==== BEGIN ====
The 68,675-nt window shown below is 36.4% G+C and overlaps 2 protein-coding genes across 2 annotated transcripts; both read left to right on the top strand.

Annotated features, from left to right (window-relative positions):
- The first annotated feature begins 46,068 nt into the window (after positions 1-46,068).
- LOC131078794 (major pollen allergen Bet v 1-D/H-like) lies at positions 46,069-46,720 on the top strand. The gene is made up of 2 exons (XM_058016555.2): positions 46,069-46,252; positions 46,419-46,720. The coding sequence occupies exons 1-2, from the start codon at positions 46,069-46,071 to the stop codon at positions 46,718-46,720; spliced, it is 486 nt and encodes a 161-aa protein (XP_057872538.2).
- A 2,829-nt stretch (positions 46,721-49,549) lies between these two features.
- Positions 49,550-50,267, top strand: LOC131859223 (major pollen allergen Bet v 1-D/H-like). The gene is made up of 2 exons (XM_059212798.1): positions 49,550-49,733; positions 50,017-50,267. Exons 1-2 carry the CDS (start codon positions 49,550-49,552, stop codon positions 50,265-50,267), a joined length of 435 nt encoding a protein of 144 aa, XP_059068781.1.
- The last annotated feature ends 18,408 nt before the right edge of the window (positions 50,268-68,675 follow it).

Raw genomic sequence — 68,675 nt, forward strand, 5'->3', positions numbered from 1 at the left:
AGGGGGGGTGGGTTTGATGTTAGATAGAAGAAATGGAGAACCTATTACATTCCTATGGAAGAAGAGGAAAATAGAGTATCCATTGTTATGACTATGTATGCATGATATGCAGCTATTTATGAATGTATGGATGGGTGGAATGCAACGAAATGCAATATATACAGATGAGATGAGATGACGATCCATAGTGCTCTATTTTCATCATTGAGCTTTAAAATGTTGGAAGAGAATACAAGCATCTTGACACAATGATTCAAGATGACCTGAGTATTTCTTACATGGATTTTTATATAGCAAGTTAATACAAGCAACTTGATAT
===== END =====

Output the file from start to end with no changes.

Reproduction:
The 68,675-nt window shown below is 36.4% G+C and overlaps 2 protein-coding genes across 2 annotated transcripts; both read left to right on the top strand.

Annotated features, from left to right (window-relative positions):
- The first annotated feature begins 46,068 nt into the window (after positions 1-46,068).
- LOC131078794 (major pollen allergen Bet v 1-D/H-like) lies at positions 46,069-46,720 on the top strand. The gene is made up of 2 exons (XM_058016555.2): positions 46,069-46,252; positions 46,419-46,720. The coding sequence occupies exons 1-2, from the start codon at positions 46,069-46,071 to the stop codon at positions 46,718-46,720; spliced, it is 486 nt and encodes a 161-aa protein (XP_057872538.2).
- A 2,829-nt stretch (positions 46,721-49,549) lies between these two features.
- Positions 49,550-50,267, top strand: LOC131859223 (major pollen allergen Bet v 1-D/H-like). The gene is made up of 2 exons (XM_059212798.1): positions 49,550-49,733; positions 50,017-50,267. Exons 1-2 carry the CDS (start codon positions 49,550-49,552, stop codon positions 50,265-50,267), a joined length of 435 nt encoding a protein of 144 aa, XP_059068781.1.
- The last annotated feature ends 18,408 nt before the right edge of the window (positions 50,268-68,675 follow it).

Raw genomic sequence — 68,675 nt, forward strand, 5'->3', positions numbered from 1 at the left:
AGGGGGGGTGGGTTTGATGTTAGATAGAAGAAATGGAGAACCTATTACATTCCTATGGAAGAAGAGGAAAATAGAGTATCCATTGTTATGACTATGTATGCATGATATGCAGCTATTTATGAATGTATGGATGGGTGGAATGCAACGAAATGCAATATATACAGATGAGATGAGATGACGATCCATAGTGCTCTATTTTCATCATTGAGCTTTAAAATGTTGGAAGAGAATACAAGCATCTTGACACAATGATTCAAGATGACCTGAGTATTTCTTACATGGATTTTTATATAGCAAGTTAATACAAGCAACTTGATAT